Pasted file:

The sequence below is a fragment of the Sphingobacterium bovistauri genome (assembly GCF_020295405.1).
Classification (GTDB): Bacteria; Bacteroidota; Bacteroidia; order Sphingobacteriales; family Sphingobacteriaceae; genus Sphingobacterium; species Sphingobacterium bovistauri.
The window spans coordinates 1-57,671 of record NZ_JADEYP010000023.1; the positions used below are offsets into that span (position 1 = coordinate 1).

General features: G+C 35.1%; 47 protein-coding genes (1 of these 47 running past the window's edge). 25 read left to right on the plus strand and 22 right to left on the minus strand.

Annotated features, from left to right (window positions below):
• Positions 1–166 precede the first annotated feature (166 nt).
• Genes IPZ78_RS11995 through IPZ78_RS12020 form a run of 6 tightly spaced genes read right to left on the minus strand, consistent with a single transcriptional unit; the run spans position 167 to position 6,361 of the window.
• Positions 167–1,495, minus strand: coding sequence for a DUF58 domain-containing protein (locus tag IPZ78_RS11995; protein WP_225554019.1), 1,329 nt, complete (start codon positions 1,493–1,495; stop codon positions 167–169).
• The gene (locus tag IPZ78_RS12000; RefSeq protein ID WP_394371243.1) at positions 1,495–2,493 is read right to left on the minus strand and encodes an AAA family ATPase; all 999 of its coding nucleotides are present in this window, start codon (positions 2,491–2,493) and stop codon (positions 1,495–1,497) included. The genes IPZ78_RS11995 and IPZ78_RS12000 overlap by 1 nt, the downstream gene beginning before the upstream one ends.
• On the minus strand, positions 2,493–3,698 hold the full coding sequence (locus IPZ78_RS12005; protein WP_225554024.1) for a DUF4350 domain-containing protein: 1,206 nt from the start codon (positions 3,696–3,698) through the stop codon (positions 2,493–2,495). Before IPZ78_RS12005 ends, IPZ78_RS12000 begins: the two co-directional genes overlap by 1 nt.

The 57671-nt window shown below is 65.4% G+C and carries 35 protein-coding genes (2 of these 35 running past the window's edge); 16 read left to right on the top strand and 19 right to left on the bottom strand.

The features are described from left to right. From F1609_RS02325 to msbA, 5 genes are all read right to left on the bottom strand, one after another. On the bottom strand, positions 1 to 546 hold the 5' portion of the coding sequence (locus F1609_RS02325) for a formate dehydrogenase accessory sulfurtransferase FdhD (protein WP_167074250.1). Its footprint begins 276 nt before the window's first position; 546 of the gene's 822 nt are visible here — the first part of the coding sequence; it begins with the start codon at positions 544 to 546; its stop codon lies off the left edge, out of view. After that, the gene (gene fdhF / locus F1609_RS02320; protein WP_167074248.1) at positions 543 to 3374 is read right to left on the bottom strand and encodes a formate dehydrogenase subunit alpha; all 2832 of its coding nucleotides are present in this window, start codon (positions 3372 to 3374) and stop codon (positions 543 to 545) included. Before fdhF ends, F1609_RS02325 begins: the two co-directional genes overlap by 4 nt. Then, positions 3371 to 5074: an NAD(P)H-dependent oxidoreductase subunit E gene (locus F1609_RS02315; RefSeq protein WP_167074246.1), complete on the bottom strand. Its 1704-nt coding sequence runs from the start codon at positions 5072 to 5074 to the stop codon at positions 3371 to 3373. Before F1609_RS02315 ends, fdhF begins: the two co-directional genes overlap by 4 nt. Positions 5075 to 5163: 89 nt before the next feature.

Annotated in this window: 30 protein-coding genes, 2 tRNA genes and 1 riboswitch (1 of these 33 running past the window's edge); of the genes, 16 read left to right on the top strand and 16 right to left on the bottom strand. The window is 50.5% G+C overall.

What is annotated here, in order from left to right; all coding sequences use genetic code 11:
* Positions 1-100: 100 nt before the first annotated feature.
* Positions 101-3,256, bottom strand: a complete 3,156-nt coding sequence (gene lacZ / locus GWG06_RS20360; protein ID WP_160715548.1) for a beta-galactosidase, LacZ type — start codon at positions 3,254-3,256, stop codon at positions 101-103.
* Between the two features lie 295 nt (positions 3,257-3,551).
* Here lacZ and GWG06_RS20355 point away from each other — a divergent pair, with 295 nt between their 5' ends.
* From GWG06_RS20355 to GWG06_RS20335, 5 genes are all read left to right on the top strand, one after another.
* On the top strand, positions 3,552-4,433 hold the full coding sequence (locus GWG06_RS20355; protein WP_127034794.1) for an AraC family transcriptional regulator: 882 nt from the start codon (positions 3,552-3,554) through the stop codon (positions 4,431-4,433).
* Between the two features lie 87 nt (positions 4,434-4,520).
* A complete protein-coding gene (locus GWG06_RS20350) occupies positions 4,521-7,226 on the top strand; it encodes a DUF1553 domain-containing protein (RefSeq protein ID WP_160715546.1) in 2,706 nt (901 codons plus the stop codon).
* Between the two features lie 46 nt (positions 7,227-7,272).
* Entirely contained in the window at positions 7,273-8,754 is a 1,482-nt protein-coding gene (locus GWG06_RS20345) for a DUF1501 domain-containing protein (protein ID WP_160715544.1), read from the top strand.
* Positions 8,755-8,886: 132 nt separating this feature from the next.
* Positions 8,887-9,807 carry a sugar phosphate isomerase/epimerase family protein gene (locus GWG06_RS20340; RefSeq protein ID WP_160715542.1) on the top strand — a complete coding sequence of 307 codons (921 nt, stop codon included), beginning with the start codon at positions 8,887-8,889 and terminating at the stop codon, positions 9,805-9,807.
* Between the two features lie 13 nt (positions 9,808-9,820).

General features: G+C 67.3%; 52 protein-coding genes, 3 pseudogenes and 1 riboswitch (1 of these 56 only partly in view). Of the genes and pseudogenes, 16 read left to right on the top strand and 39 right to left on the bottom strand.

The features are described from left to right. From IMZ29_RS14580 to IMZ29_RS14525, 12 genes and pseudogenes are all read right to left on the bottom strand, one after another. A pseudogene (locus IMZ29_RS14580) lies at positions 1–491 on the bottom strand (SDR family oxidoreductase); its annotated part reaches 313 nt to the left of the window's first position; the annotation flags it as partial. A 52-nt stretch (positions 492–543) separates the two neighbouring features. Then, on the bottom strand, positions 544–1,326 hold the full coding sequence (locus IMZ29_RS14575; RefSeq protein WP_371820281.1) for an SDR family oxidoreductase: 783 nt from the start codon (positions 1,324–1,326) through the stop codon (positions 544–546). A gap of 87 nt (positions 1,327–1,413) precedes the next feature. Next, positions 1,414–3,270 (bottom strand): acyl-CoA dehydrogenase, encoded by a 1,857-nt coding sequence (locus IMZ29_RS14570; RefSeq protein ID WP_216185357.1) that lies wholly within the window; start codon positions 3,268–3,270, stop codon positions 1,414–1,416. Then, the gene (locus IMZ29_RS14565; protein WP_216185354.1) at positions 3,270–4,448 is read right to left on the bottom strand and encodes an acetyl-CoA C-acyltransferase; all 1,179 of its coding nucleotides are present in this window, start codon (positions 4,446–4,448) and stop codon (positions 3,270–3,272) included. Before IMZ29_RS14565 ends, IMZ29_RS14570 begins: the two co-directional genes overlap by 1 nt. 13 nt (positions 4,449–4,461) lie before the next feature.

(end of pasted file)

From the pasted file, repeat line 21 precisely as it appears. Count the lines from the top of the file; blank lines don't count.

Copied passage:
* Between the two features lie 87 nt (positions 4,434-4,520).